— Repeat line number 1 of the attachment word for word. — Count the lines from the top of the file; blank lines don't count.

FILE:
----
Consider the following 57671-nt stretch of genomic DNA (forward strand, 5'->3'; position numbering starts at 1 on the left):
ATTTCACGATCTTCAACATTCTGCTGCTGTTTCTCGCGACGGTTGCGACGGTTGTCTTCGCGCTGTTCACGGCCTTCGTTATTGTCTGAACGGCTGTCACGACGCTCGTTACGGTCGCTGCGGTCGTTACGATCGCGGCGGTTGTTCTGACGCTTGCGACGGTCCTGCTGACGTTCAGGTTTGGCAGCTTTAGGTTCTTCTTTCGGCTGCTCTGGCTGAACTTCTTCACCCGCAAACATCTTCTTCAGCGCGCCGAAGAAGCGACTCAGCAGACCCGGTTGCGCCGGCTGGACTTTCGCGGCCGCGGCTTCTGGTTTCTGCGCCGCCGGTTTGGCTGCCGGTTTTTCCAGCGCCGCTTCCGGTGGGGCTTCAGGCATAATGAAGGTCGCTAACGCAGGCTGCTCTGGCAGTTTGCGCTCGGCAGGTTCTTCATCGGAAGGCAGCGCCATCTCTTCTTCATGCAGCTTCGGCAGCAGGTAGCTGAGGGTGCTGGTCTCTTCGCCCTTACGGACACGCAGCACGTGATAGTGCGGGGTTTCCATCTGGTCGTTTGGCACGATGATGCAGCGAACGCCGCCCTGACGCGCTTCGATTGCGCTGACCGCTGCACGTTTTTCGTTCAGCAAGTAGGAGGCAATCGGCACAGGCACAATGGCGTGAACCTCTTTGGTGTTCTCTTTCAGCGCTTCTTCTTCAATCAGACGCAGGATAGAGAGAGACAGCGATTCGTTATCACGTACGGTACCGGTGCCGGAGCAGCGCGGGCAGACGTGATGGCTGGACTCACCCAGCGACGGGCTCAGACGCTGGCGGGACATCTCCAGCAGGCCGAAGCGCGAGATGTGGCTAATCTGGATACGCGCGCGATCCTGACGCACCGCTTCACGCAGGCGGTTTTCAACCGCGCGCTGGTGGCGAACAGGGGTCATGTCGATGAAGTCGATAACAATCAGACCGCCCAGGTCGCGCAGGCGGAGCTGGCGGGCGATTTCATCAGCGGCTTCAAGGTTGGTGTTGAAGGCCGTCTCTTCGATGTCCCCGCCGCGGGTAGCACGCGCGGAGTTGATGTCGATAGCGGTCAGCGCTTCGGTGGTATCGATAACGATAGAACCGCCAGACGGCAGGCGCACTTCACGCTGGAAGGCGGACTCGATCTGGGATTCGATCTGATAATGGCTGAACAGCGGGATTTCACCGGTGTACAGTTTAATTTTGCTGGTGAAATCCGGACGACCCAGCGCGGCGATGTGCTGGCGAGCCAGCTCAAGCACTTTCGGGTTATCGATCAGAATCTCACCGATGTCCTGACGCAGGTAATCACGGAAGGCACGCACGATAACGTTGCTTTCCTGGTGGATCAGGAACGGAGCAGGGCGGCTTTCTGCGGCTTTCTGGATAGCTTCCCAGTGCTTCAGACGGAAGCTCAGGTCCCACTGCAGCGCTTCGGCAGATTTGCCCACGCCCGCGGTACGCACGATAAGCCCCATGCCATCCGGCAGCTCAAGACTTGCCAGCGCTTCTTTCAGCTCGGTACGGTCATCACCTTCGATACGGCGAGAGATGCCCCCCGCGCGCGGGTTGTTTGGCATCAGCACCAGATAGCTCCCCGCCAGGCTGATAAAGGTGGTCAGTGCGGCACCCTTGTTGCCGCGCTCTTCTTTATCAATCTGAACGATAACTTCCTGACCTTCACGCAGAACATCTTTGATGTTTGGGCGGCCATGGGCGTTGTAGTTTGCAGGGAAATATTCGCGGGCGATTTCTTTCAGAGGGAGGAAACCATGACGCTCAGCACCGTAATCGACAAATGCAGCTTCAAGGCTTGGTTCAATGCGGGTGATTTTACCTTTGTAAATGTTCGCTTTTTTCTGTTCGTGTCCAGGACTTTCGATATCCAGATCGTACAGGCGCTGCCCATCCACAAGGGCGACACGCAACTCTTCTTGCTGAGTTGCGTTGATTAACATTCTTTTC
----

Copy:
Consider the following 57671-nt stretch of genomic DNA (forward strand, 5'->3'; position numbering starts at 1 on the left):